Discarded

4/5/20 Sunday

Instead of bellyaching about my problems this week, I feel more like just writing about what I’m thankful for. So this evening, instead of hitting that zone to open my heart to the world, I’m just taking a few moments to appreciate a few of the smaller things. Everyday, life offers its little blessings that too often go unnoticed, especially by me. For example it’s easy to become accustomed to where I live, to not appreciate the natural beauty around me all the time. Yesterday I paused at a place I’ve driven by a thousand times, I paused to pull my truck over to the side of the road where no one usually stops. I watch the sun and the wind move across the water. Driving by it looks like one scene, but in reality the view is constantly changing, a dance where no move is repeated.

after-the-rain.org / Penn Cove

I’m thankful for this cat (Keyton), which Day and I picked out as a kitten. He came from an abandoned litter. A natural born mouser, an incorrigible hand shredder, lap heater, obsessive cabinet door opener. If I let him outside he’s gone for hours. He travels and hunts anything that moves, I’ve watched him charge deer. I don’t see him much though, Sara won’t let him come over to my new place anymore. But when she was in the hospital I brought him over here anyway, because I love him, and he makes us happy. I always keep a can of tuna on hand just in case..

after-the-rain.org / Cat on a windowsill


Most of all I’m thankful for my family. I have the best son in the world, a great Dad in Tennessee who I should make an effort to see more often, and a loving Mom here on the island. I dropped by to see her today. She watches the news too much and worries about everything. When it gets too much I ask her if she’s seen any interesting birds at her feeder, and she lights up and tells me about the first goldfinch of the season, a pileated woodpecker, and how the starlings bully the other birds.

Day is with Sara this weekend. The house is quiet, the town is quiet. It’s just me on a hazy spring Sunday, thankful for what I have, those around me, thankful for our health. There’s enough negativity out in the world these days, but it won’t get me down today, have to stay positive. I found a cache of discarded lumber scraps earlier, and spent this evening with a glass of wine, some won ton soup, and my tools on the living room floor, turning the scrap wood into a nightstand. It’s been a good day, I’m ready to go to bed.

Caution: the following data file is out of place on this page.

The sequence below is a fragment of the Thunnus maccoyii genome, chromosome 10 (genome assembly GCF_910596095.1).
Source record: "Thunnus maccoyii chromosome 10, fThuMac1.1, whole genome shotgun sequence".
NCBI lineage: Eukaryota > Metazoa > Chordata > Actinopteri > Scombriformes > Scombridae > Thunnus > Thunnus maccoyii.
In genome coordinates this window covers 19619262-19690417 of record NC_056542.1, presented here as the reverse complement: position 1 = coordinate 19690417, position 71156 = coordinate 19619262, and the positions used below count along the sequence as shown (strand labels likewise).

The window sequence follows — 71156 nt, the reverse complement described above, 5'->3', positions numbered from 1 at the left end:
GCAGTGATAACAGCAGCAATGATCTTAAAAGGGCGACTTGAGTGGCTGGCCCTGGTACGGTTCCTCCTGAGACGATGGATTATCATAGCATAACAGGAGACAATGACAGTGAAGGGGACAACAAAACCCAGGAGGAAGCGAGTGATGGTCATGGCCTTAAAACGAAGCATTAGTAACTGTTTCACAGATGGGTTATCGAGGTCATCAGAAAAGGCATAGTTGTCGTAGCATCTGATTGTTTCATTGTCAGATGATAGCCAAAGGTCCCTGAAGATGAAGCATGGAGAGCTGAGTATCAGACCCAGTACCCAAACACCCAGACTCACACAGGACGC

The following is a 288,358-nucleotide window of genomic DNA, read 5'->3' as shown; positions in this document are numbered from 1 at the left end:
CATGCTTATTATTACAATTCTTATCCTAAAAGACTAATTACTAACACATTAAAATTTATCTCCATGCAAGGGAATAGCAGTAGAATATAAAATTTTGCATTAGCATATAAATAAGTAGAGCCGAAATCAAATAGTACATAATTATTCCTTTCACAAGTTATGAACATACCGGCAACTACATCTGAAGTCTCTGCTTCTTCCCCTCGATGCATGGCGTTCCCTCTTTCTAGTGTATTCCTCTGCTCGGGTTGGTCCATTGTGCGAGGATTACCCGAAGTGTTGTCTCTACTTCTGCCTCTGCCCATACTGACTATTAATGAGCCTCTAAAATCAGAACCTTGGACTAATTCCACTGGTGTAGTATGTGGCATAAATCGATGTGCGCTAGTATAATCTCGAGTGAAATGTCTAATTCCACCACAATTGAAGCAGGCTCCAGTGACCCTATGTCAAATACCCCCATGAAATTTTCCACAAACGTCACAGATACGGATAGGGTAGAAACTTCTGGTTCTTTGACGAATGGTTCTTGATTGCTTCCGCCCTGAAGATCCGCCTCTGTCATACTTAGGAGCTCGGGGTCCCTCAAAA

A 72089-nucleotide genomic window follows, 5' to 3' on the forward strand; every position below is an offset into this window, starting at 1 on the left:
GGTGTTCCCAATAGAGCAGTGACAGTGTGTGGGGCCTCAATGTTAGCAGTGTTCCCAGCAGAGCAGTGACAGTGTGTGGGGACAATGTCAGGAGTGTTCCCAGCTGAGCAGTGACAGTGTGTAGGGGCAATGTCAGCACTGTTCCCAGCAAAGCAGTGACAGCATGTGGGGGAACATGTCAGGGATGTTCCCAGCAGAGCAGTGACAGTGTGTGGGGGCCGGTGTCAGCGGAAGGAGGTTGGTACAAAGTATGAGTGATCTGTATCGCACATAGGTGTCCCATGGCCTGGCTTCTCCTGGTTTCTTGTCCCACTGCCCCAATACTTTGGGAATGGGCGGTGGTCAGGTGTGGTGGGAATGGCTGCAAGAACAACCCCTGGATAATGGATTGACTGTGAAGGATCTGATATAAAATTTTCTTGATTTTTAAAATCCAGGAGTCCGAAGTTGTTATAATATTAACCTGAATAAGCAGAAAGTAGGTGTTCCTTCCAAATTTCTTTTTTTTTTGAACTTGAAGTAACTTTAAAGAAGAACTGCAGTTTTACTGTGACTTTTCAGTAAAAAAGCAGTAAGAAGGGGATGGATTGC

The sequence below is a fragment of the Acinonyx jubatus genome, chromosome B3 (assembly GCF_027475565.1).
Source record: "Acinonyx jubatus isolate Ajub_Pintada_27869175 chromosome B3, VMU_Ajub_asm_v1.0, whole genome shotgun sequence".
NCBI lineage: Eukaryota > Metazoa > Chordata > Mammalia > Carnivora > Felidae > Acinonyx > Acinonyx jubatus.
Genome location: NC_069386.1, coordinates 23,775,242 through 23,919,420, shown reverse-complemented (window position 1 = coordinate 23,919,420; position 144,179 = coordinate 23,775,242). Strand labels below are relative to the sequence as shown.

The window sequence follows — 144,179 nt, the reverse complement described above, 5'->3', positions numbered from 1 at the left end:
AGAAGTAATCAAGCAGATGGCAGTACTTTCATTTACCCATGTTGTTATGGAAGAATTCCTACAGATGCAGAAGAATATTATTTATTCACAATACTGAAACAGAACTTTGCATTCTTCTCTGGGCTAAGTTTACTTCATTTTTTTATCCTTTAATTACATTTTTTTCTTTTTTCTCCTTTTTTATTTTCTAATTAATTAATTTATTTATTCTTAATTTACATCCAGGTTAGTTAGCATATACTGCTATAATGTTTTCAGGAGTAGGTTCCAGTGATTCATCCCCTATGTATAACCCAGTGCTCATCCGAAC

after-the-rain.org / Nightstand

Author: Rainey

after-the-rain.org What started out as chicken scratch notes on the back pages of my boat’s logbook has now grown into a blog. These words and images help me cope with a loved one struggling with mental illness, and they help guide me through divorce, and the process of moving on. Thanks for reading along as I learn about life the hard way, do the best I can for my son in my new role as a single dad, and find weird similarities between restoring an old blue water sailboat and putting the pieces of my own life back together. Come check out my story and say hi.

2 thoughts on “Discarded”

  1. Hi Rainey,

    Glad to read you are keeping well and that your family is not affected by the virus. I did drop you a line on one of your comments but didn’t hear back, so wasn’t too sure.

    I think that even when you ‘bellyache’ about your problems, your gratitude and appreciation of the little and some really big things, always comes through in your writing. You strike me as a positive, hopeful person. You have just been dealt a very rough card and your outlook is temporarily obstructed by the pain, the hurt, the uncertainty of it all, but deep down you are the guy that always sees the glass half full.

    You seem to be a ‘restorer’ by nature. You try to mend what is broken, and redeem what seems lost. I could never make such a practical, neat night stand with a piece of wood, or make a labor of love of an old boat. I guess we all face situations and circumstances in life where we find it so gut-wrenching to accept defeat, but not every beautiful thing can be restored, brought back to life, and that is one of the hardest lessons.

    It is, however, ok to rant, to agonise in our pain. That’s when we are at our most real; when all the layers are peeled and we can see what’s truly at the core of another human being. Others can see it, but we see it too. Others can’t truly know us until we know ourselves.

    As you encouraged me to write, may I take the liberty of encouraging you to write more often also?

    All the best to you and yours,

    M

    Like

    1. Thanks again for your kind words. I do try to stay positive, I have a lot to be thankful for. Plus I realized that just because someone deals me some tough blows, it doesn’t give them the right to wipe away the good moments of the past or prevent good ones in the future. Life is just a succession of these moments, and life is short. I try to appreciate them all. When the bad ones come along I grab them, hold them close to feel the burn (and maybe write about them) then let ‘em go.. Looking forward to your next post!

      Like

Leave a Reply

Fill in your details below or click an icon to log in:

WordPress.com Logo

You are commenting using your WordPress.com account. Log Out /  Change )

Google photo

You are commenting using your Google account. Log Out /  Change )

Twitter picture

You are commenting using your Twitter account. Log Out /  Change )

Facebook photo

You are commenting using your Facebook account. Log Out /  Change )

Connecting to %s